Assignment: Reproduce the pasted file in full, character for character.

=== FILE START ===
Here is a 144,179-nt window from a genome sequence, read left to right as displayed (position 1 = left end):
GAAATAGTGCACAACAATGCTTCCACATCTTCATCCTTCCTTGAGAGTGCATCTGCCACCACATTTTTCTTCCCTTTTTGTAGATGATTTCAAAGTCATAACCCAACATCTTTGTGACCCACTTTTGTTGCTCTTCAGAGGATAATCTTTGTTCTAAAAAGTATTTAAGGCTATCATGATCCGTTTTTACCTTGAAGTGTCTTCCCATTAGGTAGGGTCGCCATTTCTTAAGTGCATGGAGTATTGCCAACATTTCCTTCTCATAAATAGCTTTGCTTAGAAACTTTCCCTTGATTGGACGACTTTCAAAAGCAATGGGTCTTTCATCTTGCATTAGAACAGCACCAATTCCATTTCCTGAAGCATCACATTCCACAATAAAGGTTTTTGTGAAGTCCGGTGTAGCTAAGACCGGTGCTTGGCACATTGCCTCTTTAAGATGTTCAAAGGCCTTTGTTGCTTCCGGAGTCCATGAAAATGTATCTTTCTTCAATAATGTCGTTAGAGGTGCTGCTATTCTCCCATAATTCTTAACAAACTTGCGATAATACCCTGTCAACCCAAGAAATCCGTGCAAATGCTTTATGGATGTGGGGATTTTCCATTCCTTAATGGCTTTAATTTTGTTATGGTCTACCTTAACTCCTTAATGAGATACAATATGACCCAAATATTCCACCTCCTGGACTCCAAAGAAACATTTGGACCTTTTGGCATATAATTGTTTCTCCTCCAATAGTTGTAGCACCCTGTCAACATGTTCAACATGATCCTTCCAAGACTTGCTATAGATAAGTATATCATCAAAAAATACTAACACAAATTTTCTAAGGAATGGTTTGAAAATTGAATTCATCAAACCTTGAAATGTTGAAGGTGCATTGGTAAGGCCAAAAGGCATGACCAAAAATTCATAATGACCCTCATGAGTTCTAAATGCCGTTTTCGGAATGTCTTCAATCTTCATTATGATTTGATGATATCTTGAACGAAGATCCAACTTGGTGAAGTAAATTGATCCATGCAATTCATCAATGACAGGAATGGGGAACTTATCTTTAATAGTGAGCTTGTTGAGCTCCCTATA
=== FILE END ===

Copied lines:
Here is a 144,179-nt window from a genome sequence, read left to right as displayed (position 1 = left end):
GAAATAGTGCACAACAATGCTTCCACATCTTCATCCTTCCTTGAGAGTGCATCTGCCACCACATTTTTCTTCCCTTTTTGTAGATGATTTCAAAGTCATAACCCAACATCTTTGTGACCCACTTTTGTTGCTCTTCAGAGGATAATCTTTGTTCTAAAAAGTATTTAAGGCTATCATGATCCGTTTTTACCTTGAAGTGTCTTCCCATTAGGTAGGGTCGCCATTTCTTAAGTGCATGGAGTATTGCCAACATTTCCTTCTCATAAATAGCTTTGCTTAGAAACTTTCCCTTGATTGGACGACTTTCAAAAGCAATGGGTCTTTCATCTTGCATTAGAACAGCACCAATTCCATTTCCTGAAGCATCACATTCCACAATAAAGGTTTTTGTGAAGTCCGGTGTAGCTAAGACCGGTGCTTGGCACATTGCCTCTTTAAGATGTTCAAAGGCCTTTGTTGCTTCCGGAGTCCATGAAAATGTATCTTTCTTCAATAATGTCGTTAGAGGTGCTGCTATTCTCCCATAATTCTTAACAAACTTGCGATAATACCCTGTCAACCCAAGAAATCCGTGCAAATGCTTTATGGATGTGGGGATTTTCCATTCCTTAATGGCTTTAATTTTGTTATGGTCTACCTTAACTCCTTAATGAGATACAATATGACCCAAATATTCCACCTCCTGGACTCCAAAGAAACATTTGGACCTTTTGGCATATAATTGTTTCTCCTCCAATAGTTGTAGCACCCTGTCAACATGTTCAACATGATCCTTCCAAGACTTGCTATAGATAAGTATATCATCAAAAAATACTAACACAAATTTTCTAAGGAATGGTTTGAAAATTGAATTCATCAAACCTTGAAATGTTGAAGGTGCATTGGTAAGGCCAAAAGGCATGACCAAAAATTCATAATGACCCTCATGAGTTCTAAATGCCGTTTTCGGAATGTCTTCAATCTTCATTATGATTTGATGATATCTTGAACGAAGATCCAACTTGGTGAAGTAAATTGATCCATGCAATTCATCAATGACAGGAATGGGGAACTTATCTTTAATAGTGAGCTTGTTGAGCTCCCTATA